As you can imagine, I’m not a typical college professor, who takes herself too seriously. I’m just me, which means I’m silly and irreverent, but somehow underneath it all, educated, informed, intelligent and very good at what I do. While I might not take myself too seriously, I take my job seriously. I want to help young women and men become more proficient writers and better communicators. I want to help them breathe a little easier when they get handed an assignment, no matter what class, or job they’re in.

But transitioning from working at home to working at night has been a little shaky at times. The prep time, the paper grading, the rush hour traffic has put a serious crunch on my time.

It isn’t that I don’t have time to write; it’s that I don’t have the time to think about what to say. For me, this blog is a natural extension of my “thinking” time, my “praying” time, and my “being” time and there is a lot less time for those things. I am still getting up early; I am still spending some quiet moments with G each morning, but the thoughts that usually come from that time are fewer and farther between. My mind is on a writer’s strike. It wants more vacation days.

I was talking to my friend J the other day about not knowing where my life was going. There is a lot going on, but not in any one direction and she said a funny thing to me.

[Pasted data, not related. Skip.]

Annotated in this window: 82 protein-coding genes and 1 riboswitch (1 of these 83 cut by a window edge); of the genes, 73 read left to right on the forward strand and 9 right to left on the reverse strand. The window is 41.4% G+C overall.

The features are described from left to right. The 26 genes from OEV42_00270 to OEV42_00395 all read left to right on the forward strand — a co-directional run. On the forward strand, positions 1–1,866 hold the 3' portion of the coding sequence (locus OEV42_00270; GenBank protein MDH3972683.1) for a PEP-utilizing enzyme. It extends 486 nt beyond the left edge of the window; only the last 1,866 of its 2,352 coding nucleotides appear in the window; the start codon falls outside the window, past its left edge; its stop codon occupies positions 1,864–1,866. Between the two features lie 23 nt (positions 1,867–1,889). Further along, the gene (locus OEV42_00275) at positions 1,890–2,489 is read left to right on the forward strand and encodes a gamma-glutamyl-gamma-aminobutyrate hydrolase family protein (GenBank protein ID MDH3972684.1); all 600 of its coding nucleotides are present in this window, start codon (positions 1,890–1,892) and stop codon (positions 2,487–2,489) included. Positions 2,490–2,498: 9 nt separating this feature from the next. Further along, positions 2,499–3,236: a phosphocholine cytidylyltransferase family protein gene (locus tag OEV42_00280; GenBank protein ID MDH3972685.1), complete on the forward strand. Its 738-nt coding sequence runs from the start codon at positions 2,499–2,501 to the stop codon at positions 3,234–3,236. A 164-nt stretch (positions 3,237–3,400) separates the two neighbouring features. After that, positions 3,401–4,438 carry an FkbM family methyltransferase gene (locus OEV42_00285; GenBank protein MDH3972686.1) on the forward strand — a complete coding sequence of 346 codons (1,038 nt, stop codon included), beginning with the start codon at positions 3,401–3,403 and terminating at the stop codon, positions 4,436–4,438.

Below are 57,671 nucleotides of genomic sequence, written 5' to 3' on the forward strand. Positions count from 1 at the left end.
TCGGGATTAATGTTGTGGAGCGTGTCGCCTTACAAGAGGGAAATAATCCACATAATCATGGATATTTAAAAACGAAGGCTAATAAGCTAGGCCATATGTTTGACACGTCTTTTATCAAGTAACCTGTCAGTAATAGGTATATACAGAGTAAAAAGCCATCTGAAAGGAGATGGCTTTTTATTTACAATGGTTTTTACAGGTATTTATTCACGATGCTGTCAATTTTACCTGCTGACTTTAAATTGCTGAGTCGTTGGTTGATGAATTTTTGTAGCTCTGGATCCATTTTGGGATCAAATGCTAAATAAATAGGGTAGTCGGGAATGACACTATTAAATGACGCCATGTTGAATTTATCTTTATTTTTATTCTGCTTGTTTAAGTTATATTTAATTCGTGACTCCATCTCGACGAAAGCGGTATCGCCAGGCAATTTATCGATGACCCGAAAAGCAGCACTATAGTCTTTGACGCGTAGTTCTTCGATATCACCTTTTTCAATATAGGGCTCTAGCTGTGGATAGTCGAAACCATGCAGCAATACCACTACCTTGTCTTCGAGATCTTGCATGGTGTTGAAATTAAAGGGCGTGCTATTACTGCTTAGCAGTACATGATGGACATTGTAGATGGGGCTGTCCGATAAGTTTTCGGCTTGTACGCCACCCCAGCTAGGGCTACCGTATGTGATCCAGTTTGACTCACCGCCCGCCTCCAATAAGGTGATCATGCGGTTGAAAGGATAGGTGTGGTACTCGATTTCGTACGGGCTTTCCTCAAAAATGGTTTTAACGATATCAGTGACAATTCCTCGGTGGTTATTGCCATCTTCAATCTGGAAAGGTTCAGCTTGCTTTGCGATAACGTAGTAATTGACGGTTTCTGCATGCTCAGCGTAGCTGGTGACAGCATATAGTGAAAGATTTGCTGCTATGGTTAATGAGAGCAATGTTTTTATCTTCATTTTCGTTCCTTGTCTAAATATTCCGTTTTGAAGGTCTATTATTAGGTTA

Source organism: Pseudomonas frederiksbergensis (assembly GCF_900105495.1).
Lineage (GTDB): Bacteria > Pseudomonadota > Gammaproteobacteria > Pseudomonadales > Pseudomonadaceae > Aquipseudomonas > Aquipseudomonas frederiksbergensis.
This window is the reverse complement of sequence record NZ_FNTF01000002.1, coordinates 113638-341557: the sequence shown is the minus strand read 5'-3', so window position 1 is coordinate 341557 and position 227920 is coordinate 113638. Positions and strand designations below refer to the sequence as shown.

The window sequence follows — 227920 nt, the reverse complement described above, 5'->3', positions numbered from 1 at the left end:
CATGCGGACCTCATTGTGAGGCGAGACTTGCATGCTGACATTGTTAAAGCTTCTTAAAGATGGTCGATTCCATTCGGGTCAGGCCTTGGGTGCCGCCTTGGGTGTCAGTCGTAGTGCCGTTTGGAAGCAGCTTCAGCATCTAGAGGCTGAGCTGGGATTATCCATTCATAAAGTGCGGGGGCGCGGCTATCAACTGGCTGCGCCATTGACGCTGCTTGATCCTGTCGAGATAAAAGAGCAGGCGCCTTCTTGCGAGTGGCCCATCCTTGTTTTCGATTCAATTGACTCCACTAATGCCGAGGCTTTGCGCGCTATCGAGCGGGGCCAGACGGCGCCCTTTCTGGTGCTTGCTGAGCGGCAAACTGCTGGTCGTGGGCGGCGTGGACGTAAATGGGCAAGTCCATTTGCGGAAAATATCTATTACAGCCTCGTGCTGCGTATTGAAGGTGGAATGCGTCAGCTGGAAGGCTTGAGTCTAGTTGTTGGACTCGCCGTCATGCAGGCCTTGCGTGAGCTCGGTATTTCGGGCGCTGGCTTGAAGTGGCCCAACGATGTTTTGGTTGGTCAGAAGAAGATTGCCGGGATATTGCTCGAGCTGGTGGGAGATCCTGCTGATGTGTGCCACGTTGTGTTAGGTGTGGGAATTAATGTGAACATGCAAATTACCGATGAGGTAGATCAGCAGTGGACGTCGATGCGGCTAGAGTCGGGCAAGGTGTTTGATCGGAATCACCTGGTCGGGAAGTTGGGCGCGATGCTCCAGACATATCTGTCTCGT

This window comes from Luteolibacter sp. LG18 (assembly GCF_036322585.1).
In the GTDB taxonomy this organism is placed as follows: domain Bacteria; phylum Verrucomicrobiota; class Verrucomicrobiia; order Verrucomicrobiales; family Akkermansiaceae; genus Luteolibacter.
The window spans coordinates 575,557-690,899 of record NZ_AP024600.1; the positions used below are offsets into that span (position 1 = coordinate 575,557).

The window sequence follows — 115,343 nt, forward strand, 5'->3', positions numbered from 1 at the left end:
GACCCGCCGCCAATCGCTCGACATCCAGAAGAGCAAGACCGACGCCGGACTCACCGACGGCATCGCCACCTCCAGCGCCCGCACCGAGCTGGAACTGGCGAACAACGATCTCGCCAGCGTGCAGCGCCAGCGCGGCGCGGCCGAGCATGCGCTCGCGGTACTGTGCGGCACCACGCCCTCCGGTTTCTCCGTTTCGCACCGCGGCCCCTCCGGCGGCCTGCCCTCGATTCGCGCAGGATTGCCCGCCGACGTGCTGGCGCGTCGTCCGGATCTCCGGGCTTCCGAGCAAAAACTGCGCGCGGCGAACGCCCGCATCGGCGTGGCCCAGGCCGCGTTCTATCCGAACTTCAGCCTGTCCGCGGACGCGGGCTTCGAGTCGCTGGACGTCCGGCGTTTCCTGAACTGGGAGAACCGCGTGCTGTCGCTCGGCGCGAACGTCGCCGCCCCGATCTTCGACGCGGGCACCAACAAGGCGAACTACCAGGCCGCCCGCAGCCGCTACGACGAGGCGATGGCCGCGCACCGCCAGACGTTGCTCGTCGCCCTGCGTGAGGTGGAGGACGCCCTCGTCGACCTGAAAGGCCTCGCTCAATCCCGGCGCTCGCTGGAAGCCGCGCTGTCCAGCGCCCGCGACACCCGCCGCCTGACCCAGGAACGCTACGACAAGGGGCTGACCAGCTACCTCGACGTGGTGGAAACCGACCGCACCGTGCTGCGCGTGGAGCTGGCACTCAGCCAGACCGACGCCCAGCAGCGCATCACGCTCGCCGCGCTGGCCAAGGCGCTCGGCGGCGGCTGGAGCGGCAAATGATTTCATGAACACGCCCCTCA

She said,

“If you don’t know where to go, pay attention to where you’re invited.”


I’d never thought of that before. Where am I being invited? Not parties, of course, but in life. What opportunities are being extended? What is being asked of me? What is being offered?

She suggested I look for patterns, to see where one invitation led to another and another and another. The universe is always evolving, always moving towards something good. We are a part of that evolution somehow. The more we say, “Yes” to invitations, the more we are co-creating.

The tricky part is discerning which invitations are the right ones – the life events we are actually supposed to show up for. Too often, I think we end up crashing someone else’s party.